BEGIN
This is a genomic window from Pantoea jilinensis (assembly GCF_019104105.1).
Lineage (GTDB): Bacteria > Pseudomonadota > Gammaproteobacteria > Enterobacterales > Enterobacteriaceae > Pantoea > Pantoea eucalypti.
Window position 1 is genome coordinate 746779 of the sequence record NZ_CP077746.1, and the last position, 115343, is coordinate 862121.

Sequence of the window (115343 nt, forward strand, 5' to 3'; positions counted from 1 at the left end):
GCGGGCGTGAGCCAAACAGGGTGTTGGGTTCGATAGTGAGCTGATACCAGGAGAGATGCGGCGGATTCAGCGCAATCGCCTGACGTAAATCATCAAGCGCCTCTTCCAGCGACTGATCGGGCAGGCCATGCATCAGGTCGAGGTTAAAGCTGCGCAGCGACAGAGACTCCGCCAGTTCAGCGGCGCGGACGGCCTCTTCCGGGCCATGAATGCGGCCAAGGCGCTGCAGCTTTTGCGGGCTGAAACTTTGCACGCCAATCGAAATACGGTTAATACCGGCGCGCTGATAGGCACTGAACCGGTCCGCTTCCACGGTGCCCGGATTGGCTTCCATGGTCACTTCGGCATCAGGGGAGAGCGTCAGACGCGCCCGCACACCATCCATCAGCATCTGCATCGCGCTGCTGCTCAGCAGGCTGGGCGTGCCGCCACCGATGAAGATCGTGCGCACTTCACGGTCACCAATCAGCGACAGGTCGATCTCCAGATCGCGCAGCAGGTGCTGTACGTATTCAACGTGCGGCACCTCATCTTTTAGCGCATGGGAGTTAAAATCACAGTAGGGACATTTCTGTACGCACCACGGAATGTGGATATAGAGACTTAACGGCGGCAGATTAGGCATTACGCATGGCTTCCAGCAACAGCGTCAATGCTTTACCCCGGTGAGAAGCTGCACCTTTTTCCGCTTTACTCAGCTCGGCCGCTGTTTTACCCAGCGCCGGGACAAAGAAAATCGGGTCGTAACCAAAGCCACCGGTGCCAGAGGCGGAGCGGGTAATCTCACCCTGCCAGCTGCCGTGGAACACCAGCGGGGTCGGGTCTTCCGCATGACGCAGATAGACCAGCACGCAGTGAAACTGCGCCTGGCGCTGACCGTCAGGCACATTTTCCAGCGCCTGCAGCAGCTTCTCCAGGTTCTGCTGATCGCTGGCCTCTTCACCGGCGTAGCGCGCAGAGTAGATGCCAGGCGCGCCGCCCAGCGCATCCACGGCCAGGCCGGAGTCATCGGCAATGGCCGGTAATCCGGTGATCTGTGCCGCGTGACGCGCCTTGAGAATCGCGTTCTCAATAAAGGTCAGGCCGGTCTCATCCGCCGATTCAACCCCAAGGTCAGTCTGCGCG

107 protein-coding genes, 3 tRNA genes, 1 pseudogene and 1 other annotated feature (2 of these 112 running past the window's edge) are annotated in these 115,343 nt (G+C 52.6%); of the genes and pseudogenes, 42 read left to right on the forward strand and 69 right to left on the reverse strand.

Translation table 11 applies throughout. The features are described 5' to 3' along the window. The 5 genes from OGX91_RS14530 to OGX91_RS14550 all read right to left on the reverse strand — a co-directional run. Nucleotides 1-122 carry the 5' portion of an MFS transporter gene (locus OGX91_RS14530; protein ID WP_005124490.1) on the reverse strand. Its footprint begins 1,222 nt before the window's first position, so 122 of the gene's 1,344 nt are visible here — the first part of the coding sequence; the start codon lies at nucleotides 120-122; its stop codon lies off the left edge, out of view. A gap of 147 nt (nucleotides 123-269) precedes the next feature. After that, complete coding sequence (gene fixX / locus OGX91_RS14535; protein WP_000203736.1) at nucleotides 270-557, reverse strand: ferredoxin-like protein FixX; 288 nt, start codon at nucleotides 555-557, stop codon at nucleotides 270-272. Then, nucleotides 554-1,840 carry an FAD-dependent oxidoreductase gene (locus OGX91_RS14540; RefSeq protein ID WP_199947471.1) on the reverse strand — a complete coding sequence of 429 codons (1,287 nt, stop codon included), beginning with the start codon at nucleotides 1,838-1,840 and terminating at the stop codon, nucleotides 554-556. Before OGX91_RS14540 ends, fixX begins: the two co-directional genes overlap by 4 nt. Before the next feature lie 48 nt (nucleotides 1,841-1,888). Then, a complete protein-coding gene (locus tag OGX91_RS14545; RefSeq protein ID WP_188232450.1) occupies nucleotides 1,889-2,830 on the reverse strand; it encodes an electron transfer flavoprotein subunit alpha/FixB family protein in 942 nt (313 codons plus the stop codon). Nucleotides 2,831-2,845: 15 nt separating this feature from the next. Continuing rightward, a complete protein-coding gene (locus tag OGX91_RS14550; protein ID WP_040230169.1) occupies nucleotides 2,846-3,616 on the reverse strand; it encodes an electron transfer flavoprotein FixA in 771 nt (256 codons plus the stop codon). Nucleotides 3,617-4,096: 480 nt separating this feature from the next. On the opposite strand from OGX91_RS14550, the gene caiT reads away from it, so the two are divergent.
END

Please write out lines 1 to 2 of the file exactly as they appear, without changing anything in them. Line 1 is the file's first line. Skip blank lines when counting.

This is a genomic window from Pantoea jilinensis (assembly GCF_019104105.1).
Lineage (GTDB): Bacteria > Pseudomonadota > Gammaproteobacteria > Enterobacterales > Enterobacteriaceae > Pantoea > Pantoea eucalypti.